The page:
UK Gets One Step Closer To Medical Marijuana Legalization

UK Gets One Step Closer To Medical Marijuana Legalization

Marijuana has numerous therapeutic benefits and should be rescheduled under federal law, England’s top medical officer announced on Tuesday.

In a report reviewing the medical potential of cannabis, professor Sally Davies pointed to several health conditions the plant is known to treat. The list of maladies where there is “conclusive evidence” of marijuana’s therapeutic benefits includes chronic pain, chemotherapy-induced nausea and vomiting and muscle spasms due to multiple sclerosis.

There’s “moderate evidence” that marijuana can improve “short-term sleep outcomes” for individuals suffering from a wide range of other health conditions, according to the report.

“Schedule 1 drugs by definition have little or no therapeutic potential,” Davies concluded. “As summarized in this review, there is now conclusive evidence of medicinal benefit of cannabis based products for certain medical conditions, and reasonable evidence of benefit for indications that they may be useful under restricted circumstances.”

“My recommendation is that cannabis based medicinal products are moved out of Schedule 1 of the Misuse of Drugs Regulations 2001. It may be pragmatic for them all to be moved to Schedule 2 pending a fuller review by [the Advisory Council on the Misuse of Drugs] that can differentiate different products into the appropriate different Schedules.”

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The report is part of a two-stage review of laws governing cannabis in England. Last month, the country’s interior ministry ordered the review—due in part to increased interest in reforming Britain’s marijuana laws in order to provide relief for patients. High-profile cases of children suffering from epilepsy being denied treatment ignited calls for reform.

In February, it was reported that lawmakers would take up debate over the country’s cannabis policy after the family of a six-year-old boy, Alfie Dingley, sought government approval to treat his severe epilepsy with marijuana. Prime Minister Theresa May (Conservative) rejected that appeal, however, and lawmakers ultimately ran out of time to vote on a proposed bill.

More recently, authorities confiscated a cannabis-based epilepsy medication from the mother of a 12-year-old boy at London’s Heathrow Airport. In a surprising win for patients and reform advocates, the government used “an exceptional power” to get the marijuana oil back to the family after the child was later admitted to the hospital for his severe seizures, Reuters reported.

What’s next?

Now that the chief medical officer has submitted her report outlining the therapeutic benefits of cannabis, the next step is for the Advisory Council on the Misuse of Drugs to review current marijuana laws and make a recommendation about its scheduling status. The review will take about three weeks, and if the recommendation aligns with the medical officer’s report, its likely that medical marijuana legalization will be on the horizon for England.

U.K. Home Secretary Sajid Javid said he ordered the second phase of the review based on the Davies’s report. Javid previously said that “[i]t has become clear to me since becoming home secretary that the position we find ourselves in currently is not satisfactory.”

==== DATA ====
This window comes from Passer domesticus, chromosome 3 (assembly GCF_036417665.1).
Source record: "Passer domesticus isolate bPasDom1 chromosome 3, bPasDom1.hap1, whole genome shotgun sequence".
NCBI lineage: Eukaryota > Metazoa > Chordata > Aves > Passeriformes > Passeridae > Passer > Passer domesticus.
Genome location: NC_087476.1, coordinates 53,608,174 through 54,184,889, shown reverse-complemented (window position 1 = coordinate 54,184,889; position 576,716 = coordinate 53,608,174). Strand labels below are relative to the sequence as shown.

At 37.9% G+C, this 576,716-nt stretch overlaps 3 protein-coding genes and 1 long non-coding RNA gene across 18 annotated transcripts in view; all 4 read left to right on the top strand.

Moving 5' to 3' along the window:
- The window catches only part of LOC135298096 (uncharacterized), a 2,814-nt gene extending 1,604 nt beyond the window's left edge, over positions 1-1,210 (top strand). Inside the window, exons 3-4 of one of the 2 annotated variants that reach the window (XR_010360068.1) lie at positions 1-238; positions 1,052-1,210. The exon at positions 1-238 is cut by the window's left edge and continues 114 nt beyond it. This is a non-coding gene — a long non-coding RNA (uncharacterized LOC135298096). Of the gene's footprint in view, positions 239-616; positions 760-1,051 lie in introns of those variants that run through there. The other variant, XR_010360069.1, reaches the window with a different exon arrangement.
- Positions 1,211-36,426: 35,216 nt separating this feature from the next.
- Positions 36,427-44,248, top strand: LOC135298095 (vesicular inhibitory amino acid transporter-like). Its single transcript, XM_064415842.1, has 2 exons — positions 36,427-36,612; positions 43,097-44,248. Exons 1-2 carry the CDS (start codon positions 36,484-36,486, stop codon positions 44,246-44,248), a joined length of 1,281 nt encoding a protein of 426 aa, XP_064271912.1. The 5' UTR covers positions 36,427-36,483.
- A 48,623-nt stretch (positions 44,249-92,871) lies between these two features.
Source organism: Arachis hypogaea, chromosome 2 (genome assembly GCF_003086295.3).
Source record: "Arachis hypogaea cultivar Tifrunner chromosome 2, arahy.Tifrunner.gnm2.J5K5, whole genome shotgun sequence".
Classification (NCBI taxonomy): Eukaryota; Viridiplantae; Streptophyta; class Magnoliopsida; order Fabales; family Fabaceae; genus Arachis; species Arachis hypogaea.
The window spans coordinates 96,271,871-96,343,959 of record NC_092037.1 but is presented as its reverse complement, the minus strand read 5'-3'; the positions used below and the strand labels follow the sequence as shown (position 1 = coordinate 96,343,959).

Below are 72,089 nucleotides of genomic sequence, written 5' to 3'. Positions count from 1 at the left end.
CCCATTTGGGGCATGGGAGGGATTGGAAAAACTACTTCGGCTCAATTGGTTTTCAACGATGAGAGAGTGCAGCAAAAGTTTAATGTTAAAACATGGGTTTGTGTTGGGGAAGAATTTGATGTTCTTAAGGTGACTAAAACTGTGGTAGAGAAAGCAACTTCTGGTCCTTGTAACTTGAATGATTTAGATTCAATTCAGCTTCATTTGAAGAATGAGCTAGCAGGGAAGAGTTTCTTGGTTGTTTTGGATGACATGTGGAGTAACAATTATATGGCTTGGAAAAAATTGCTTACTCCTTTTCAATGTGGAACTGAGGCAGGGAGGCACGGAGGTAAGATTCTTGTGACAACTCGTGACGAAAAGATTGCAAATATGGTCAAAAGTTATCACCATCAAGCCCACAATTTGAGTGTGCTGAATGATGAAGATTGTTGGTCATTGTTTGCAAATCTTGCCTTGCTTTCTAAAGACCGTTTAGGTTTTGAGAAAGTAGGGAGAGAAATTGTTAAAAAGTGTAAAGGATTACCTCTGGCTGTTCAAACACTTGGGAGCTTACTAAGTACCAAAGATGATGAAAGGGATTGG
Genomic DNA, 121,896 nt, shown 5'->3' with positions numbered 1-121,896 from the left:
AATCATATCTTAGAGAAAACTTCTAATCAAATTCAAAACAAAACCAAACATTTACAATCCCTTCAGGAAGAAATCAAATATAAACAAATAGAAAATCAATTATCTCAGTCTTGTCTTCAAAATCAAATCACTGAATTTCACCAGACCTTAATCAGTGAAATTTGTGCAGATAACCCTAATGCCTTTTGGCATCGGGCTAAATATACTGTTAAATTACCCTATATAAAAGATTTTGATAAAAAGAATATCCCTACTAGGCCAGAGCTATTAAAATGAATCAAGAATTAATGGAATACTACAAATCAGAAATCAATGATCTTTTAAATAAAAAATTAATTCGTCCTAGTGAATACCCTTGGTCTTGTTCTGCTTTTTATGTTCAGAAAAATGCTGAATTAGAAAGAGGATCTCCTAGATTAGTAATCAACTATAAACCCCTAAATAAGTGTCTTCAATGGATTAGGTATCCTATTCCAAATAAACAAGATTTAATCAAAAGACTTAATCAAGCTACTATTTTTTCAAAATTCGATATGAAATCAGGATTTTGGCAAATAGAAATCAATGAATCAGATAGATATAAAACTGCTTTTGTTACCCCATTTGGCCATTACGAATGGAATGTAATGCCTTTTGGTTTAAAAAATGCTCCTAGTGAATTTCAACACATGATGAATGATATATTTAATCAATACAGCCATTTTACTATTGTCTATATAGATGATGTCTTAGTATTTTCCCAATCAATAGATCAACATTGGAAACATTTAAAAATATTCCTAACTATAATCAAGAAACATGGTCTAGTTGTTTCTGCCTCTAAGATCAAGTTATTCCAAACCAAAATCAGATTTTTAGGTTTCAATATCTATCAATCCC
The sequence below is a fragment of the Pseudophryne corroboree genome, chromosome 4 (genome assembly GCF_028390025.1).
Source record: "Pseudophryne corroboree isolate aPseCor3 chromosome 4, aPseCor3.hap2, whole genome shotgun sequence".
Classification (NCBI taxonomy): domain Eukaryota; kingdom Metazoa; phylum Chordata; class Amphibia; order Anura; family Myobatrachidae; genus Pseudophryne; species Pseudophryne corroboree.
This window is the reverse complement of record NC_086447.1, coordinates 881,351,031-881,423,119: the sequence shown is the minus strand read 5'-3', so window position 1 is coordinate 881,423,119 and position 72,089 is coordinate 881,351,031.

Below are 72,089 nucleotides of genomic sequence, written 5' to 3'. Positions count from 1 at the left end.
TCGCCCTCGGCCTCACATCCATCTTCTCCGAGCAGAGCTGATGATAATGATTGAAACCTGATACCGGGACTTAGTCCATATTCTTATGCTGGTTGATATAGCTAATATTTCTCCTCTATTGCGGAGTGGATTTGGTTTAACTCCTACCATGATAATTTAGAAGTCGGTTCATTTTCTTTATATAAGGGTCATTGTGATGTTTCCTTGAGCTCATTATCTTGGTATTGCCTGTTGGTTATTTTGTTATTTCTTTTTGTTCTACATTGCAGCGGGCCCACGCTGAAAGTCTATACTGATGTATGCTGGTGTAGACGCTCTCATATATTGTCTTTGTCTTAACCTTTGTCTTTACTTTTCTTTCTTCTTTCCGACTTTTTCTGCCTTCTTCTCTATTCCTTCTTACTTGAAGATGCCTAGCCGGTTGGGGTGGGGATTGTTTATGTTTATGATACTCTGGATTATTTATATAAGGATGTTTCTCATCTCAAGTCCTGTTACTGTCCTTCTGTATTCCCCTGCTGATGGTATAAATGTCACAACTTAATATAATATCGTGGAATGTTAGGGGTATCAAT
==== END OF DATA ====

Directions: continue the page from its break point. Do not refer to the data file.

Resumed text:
“It is not satisfactory for the parent, it’s not satisfactory for the doctors and it’s not satisfactory for me,” he said, according to PoliticsHome. “I’ve now come to the conclusion that it is time to review the scheduling of cannabis.”

Canada’s Marijuana Legalization Bill Gets Final Approval From Lawmakers

See the original article published on Marijuana Moment below:

UK Gets One Step Closer To Medical Marijuana Legalization

English Woman Jailed in Dubai For THC Positive Urine Test

English Woman Jailed in Dubai For THC Positive Urine Test

Dubai is the most populated of all 7 political territories that make up the The United Arab Emirates, which is home to some of the strictest, no tolerance, marijuana policies in the world. Even the slightest suspicion of marijuana possession can turn ugly very quickly for residents and visitors alike. Unfortunately for one British woman, even a cannabis positive urine sample may result in a sentence of four years in a Dubai prison. This has happened without her being found in possession of any amount of actual marijuana or derivative products. It was simply a positive urine test that resulted in a conviction.

The 25-year-old woman was prosecuted recently by the Dubai Criminal Court for simply having consumed hashish, and sentenced to four years in jail followed by deportation back to England once the term has been served. The woman was never found to be in possession of cannabis in any form. The only evidence was a urine sample that tested positive for THC. Back in February of this year, police invaded and searched her home because of an anonymous tip.

With the help of her father, the woman has appealed this decision on the grounds that she was prescribed medical marijuana by her physician in London to treat multiple debilitating medical conditions. The Dubai Court of Appeal has delayed it’s ruling over this, to reportedly consult with physicians first.

photo credit: aaciminallaw

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